A Shopping Cart in a Grocery Store

Last Updated on February 28, 2024

I checked out of the grocery store this week with our youngest snoozing in his infant seat. The cashier was crooning over him (as my husband notes, “Everyone thinks sleeping babies are cute”), and I took the moment to savor how great it was to have this little guy. I told her about my son’s three older siblings, and mentioned that, although our house was nothing short of crazy right now, it was “chock-full o’ love” (I hope it didn’t sound that corny when I said it).

The cashier actually said, “I am so glad to hear you say that.” She proceeded to tell me about a woman who’d come through earlier that morning, shouting at and scolding her son; it seemed clear to the cashier that the woman thought her son was a real pain. I remembered Rebecca Mutz’s post and the depth of her grief, and was humbled again that I was checking out with one of God’s greatest gifts. The sleep-deprived nights I’m logging, the body that’s gingerly limping around, the diapers I’m washing—all signs of a deeply blessed woman.

God’s been doing some work in my heart following an admonition in an exceptional broadcast with Houston pastor Voddie Baucham, whose words challenged me (in rough paraphrase): Do I speak of children in a way that communicates they’re the reward God says they are?

Behold, children are a gift of the Lord, the fruit of the womb is a reward. Like arrows in the hand of a warrior, so are the children of one’s youth. Blessed is the man whose quiver is full of them; they will not be ashamed when they speak with their enemies in the gate.

Psalm 127:3-5 NASB

I was most lacking this when pregnant with our “surprise” children. It was easy to let comments slip about the hassle kids are, or something that implied I was embarrassed about being pregnant yet again, or words that simply conveyed kids were less than a blessing. Baucham’s message challenged me: That in cultures around the world, children are celebrated, but in the richest country on the planet, we gauge how many children we should have based on convenience.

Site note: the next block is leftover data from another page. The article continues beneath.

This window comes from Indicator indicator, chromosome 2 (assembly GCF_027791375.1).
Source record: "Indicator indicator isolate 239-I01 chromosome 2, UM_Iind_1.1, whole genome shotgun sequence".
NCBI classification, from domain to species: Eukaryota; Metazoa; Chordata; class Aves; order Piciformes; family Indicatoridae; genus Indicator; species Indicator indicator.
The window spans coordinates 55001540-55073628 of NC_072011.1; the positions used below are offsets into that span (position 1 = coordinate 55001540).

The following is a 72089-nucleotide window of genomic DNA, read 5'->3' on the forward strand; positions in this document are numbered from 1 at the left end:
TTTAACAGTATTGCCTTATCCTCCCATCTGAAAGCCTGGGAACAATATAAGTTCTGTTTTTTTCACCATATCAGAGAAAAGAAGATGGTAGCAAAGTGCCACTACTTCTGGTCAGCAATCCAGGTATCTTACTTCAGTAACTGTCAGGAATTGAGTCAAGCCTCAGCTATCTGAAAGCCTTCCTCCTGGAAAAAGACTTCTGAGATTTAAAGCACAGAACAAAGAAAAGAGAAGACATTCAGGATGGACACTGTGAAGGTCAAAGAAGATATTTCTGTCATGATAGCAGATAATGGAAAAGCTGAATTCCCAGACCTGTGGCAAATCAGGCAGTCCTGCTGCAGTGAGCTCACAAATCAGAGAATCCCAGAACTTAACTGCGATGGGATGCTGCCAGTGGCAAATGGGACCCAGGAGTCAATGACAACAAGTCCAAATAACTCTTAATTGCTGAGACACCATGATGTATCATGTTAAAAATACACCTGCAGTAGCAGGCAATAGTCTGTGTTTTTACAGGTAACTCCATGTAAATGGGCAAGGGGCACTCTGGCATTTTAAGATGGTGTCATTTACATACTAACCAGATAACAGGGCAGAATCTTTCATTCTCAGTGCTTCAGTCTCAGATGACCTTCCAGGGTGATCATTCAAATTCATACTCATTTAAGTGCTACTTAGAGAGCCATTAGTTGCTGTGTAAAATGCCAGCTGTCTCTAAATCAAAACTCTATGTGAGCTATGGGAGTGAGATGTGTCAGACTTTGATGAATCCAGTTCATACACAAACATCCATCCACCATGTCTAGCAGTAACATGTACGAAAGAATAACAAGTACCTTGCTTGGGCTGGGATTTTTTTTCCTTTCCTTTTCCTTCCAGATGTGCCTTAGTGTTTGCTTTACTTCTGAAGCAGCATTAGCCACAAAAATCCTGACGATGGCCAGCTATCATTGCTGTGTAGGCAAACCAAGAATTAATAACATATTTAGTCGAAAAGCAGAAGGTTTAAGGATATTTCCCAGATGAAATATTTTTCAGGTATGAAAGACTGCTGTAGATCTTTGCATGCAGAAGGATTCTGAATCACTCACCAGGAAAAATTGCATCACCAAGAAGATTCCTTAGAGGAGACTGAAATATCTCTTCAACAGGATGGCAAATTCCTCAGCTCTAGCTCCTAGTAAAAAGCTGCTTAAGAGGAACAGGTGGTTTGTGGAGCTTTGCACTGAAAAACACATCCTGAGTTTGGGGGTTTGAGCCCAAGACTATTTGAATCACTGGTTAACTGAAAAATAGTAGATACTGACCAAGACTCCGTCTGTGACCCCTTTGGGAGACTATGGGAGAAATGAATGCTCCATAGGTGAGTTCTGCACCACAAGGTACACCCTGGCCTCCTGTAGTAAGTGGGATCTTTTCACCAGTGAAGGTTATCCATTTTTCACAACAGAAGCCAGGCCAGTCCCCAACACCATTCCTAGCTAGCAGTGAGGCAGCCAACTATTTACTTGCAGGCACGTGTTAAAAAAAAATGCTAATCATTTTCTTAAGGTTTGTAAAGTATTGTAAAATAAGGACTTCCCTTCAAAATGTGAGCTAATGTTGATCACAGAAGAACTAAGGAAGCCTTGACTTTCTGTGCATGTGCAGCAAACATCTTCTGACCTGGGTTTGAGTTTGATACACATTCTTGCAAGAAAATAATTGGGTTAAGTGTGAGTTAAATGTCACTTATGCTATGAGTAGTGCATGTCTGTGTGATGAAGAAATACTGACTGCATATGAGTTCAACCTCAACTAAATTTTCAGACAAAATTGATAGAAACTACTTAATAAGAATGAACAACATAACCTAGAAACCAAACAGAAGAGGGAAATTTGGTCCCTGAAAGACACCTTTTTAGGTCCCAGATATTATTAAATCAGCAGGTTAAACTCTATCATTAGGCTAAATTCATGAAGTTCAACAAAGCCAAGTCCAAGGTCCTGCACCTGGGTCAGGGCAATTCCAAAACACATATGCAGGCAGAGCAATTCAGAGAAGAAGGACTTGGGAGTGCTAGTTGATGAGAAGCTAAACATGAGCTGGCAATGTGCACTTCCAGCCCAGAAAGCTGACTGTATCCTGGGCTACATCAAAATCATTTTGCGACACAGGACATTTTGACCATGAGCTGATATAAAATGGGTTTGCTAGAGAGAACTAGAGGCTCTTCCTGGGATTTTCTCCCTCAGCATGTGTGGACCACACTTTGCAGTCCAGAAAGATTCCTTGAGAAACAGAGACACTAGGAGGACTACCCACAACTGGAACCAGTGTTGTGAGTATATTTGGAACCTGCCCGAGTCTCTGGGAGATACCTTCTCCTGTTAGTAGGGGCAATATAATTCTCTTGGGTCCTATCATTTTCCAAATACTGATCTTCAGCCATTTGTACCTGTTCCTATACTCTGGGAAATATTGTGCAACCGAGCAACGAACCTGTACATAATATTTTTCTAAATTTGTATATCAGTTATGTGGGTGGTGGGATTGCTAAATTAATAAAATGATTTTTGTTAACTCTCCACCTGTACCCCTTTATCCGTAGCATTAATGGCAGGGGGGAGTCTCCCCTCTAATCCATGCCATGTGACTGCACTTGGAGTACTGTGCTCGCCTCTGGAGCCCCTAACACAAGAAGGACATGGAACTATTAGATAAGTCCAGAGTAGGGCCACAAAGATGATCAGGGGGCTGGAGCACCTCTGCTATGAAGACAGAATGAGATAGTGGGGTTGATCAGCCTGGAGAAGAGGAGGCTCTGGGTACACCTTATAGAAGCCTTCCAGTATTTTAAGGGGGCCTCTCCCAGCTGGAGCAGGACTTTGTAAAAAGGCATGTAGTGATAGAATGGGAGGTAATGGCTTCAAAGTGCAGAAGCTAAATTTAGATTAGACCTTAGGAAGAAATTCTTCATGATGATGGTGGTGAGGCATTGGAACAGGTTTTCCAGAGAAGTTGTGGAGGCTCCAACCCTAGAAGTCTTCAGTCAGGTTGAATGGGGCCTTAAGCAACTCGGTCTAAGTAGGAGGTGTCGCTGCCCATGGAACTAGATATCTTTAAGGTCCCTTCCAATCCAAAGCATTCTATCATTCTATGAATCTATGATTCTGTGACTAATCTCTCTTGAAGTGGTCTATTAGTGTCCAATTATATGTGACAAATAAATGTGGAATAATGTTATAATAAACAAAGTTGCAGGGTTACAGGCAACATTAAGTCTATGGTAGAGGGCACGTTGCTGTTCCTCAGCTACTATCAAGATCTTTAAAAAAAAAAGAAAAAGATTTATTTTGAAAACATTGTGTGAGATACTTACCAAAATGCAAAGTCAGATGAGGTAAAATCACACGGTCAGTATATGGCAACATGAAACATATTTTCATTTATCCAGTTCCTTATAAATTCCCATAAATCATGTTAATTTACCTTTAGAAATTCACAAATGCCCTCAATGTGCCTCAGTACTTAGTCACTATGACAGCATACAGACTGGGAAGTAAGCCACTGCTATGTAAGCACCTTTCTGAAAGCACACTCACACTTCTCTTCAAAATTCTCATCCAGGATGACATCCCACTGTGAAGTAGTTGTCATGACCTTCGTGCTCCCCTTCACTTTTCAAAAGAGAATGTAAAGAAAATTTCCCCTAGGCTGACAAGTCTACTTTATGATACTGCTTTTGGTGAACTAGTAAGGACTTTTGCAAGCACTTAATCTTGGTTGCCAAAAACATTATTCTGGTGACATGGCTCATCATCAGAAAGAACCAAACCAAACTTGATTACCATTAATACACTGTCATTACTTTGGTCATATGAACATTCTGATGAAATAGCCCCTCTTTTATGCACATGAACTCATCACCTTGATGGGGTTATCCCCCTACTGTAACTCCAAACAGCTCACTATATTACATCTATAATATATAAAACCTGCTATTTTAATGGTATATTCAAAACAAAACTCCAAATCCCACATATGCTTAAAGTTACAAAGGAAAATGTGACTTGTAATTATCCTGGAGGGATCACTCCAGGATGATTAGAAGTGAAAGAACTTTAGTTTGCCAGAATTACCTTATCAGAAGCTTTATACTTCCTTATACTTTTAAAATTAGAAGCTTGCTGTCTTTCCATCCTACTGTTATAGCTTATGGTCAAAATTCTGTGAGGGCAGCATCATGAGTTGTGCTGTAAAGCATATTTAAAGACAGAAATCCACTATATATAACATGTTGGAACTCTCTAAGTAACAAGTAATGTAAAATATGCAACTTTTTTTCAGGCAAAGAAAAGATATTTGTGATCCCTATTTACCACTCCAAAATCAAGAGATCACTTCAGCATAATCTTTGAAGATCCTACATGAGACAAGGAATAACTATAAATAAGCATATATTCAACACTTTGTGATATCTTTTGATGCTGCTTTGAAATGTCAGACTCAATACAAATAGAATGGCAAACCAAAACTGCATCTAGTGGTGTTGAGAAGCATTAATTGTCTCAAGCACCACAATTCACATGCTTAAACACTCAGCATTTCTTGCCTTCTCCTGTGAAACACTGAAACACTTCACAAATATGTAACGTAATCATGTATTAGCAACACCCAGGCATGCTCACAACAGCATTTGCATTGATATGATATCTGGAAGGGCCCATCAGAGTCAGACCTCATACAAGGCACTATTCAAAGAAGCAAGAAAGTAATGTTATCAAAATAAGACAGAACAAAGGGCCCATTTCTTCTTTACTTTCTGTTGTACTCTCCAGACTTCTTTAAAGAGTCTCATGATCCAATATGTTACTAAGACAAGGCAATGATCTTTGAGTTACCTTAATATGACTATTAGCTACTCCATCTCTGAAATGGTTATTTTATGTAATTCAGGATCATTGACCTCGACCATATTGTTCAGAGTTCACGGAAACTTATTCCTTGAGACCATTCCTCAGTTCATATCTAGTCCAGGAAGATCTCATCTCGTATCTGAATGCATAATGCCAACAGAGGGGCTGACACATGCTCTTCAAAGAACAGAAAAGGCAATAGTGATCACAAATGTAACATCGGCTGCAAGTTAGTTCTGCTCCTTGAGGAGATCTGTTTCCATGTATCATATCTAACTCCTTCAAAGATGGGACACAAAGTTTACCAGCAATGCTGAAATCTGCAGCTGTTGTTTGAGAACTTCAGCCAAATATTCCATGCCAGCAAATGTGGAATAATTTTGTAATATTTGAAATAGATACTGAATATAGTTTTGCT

This is even more convicting as I realize that “the mouth speaks out of that which fills the heart” (Matthew 12:34). Ouch. In my college psychology courses, I learned how what we speak, too, changes our thoughts about something. Simply expressing my gratitude for my kids makes my heart more thankful … and vice versa.

Now I see it as a fun challenge to go to a store and stick out for His sake—the mom who’s thankful for her kids, who likes to have them around. It’s cool to think about our potential to shift culture, or even cause one person to reconsider having children, by letting people know our genuine joy over being a mom. Someone once asked me, “Why in the world would you do that [speaking of pregnancy and delivery] to yourself?!” I smiled: Great question!

Every time somebody looks at my cart, more full of kids than groceries, and comments (for the 267th time), “You’ve got your hands full!”, it’s a chance for me to honor God with something like, “Yeah, in the best way possible.”

Hope people get that idea when I don’t know they’re watching. And I hope my kids get the idea loud and clear.

Leave a Reply

Your email address will not be published. Required fields are marked *

One Comment

  1. Thank you for your encouraging words. I have had to grow in this area and see my newly turned teenager as a blessing. Even when I don't like what he does or says, he is still a HUGE blessing from God. I, too, read Rebecca Mutz's blog about thankfulness for children. Why do we treat our children worse than we would treat a friend? Would we speak to a new friend like we speak to our child? I tell my child to "let no unwholesome words come out of your mouth" but do I do the same? I need to listen to my own advice.